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The Uniform of German POWs in World War I   <br />(The Stars and Stripes, 1918)The Uniform of German POWs in World War I
(The Stars and Stripes, 1918)
This small notice appeared in THE STARS & STRIPES at the very end of the war and described how German Prisoners of War, while in the care of the American Army, would be clothed.

After the Armistice a minority of German prisoners would remain in U.S. hands to dig the graves of American soldiers and Marines.

World War One American Prisoners of War  <br />(The Stars and Stripes, 1919)World War One American Prisoners of War
(The Stars and Stripes, 1919)
A brief notice reporting on the number of American Soldiers captured during the First World War. Also listed are the number of Americans who died in captivity as well as the number of prisoners taken categorized by branch of service. Interestingly, the notice states that 281 American Civilians were also taken prisoner.

Interestingly, the notice states that 116 American Civilians were also taken prisoner and we can assume that these Americans were with the Salvation Army, the Jewish Wellfare Board, the Knights of Columbus, etc.

Click here to learn what the Germans thought of American P.O.W.s...

A Letter from One Who Saw the First German Prisoners <br />(NY Times, 1915)A Letter from One Who Saw the First German Prisoners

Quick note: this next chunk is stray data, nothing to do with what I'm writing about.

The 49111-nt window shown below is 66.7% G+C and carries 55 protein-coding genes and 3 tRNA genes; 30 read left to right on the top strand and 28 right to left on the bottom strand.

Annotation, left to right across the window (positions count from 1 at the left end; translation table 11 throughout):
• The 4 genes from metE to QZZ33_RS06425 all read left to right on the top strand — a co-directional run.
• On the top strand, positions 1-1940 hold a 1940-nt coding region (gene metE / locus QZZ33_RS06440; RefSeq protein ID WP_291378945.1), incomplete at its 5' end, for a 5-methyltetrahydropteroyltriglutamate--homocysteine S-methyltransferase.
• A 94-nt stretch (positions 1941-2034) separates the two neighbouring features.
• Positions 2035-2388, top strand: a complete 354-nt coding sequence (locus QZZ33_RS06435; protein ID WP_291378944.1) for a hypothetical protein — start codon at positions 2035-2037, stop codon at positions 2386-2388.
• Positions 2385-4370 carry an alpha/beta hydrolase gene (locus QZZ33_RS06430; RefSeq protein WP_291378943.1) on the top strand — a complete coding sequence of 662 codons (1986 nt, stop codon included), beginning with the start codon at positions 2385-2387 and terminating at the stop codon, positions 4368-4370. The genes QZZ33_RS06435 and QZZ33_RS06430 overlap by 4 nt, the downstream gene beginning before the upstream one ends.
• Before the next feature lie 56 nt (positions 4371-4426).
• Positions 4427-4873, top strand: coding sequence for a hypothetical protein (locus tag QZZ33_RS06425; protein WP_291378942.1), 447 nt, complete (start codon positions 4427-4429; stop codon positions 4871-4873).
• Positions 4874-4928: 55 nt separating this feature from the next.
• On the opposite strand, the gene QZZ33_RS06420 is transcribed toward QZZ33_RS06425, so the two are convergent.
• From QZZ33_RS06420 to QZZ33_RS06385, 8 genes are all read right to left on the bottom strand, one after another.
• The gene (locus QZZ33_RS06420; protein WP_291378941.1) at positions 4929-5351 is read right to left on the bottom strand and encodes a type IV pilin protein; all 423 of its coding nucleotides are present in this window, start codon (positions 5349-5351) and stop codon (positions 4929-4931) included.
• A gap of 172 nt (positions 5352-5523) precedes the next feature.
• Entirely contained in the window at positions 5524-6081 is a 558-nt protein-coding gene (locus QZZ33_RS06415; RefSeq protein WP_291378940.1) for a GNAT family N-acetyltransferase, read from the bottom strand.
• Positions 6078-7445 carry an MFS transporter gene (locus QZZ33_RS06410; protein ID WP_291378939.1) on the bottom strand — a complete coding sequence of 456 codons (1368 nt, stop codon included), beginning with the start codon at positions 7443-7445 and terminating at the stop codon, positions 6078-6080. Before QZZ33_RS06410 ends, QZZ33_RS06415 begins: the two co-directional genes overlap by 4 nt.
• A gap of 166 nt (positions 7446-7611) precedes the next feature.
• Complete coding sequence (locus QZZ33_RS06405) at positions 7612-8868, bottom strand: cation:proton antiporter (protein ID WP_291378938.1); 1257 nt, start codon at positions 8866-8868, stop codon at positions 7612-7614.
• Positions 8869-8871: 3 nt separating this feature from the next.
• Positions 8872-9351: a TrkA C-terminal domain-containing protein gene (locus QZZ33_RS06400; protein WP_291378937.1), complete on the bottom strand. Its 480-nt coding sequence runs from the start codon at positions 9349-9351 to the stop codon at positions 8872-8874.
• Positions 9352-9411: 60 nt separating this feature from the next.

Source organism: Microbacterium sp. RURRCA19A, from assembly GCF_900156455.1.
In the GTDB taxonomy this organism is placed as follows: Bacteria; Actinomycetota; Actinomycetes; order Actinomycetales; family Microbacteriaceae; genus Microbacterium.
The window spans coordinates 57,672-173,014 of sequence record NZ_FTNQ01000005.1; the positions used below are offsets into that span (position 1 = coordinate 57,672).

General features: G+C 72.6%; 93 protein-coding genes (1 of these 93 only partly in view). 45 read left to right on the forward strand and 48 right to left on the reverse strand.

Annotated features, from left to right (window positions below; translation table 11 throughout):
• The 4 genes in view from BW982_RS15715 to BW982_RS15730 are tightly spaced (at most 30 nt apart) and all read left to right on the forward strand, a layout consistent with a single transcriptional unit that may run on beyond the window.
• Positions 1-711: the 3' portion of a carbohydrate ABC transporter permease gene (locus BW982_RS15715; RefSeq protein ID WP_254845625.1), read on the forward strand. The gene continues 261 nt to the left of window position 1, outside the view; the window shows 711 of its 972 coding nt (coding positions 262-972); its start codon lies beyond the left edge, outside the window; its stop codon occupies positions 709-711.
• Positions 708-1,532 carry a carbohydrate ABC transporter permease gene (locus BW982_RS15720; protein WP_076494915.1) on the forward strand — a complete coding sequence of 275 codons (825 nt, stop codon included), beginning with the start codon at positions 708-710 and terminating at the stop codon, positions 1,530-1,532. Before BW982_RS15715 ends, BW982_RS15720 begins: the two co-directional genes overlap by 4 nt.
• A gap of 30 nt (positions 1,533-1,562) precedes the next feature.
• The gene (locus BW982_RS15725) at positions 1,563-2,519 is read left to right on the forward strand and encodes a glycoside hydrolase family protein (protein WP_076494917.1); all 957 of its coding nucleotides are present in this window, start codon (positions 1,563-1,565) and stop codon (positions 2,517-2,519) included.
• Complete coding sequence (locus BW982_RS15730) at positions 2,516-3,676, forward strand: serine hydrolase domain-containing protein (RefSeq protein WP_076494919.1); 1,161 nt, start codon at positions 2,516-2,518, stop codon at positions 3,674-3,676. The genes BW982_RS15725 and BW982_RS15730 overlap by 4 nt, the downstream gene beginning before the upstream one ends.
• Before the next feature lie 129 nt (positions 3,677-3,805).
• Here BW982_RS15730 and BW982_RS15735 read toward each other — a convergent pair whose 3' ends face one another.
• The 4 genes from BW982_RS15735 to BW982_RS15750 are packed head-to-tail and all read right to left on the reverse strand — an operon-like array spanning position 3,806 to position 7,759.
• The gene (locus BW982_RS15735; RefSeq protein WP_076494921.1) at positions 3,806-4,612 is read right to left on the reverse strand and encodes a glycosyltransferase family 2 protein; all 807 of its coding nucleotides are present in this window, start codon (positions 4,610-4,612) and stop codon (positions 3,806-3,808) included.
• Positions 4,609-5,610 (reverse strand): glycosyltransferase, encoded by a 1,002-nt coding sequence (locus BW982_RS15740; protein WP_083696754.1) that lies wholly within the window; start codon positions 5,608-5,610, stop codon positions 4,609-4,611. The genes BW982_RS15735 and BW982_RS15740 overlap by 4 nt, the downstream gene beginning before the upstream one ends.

(NY Times, 1915)
This W.W. I letter was written by a French infantryman who had participated in one the earliest battles of 1914. In this letter, that managed to make it into the French, British and American papers, the Frenchman took a good deal of time to describe his impressions of the first German prisoners to be taken in the war:

"Their appetite is so great that, though in [the] presence of a French officer they will click their heels together properly, they never cease at the same time to munch noisily and to fill out their hollow cheeks."

High Culture in World War One Prison Camps <br />(Literary Digest, 1917)High Culture in World War One Prison Camps
(Literary Digest, 1917)
This two page article is about P.O.W.s and the plays and concerts that they launched while in captivity; it is illustrated by numerous images of the prisoner/performers in costume.

If you are looking for an article that spells out how much more educated people used to be as compared to now, you might have found it.

Click here to read about the W.W. II Canadian POWs who collaborated with the Nazis.

A Color Photograph of German Prisoners <br />(1915)A Color Photograph of German Prisoners
(1915)
A color photograph from the earlier part of the war, remarkable for it's clarity and mood. It depicts ten German prisoners wearing their 1910 tunics, staring in a dazed stupor at eight truly bored Poilus struggling through their potato pealing detail.
German Officers Recall Their Days as P.O.W.s  <br />(Times Literary Supplement, 1921)German Officers Recall Their Days as P.O.W.s
(Times Literary Supplement, 1921)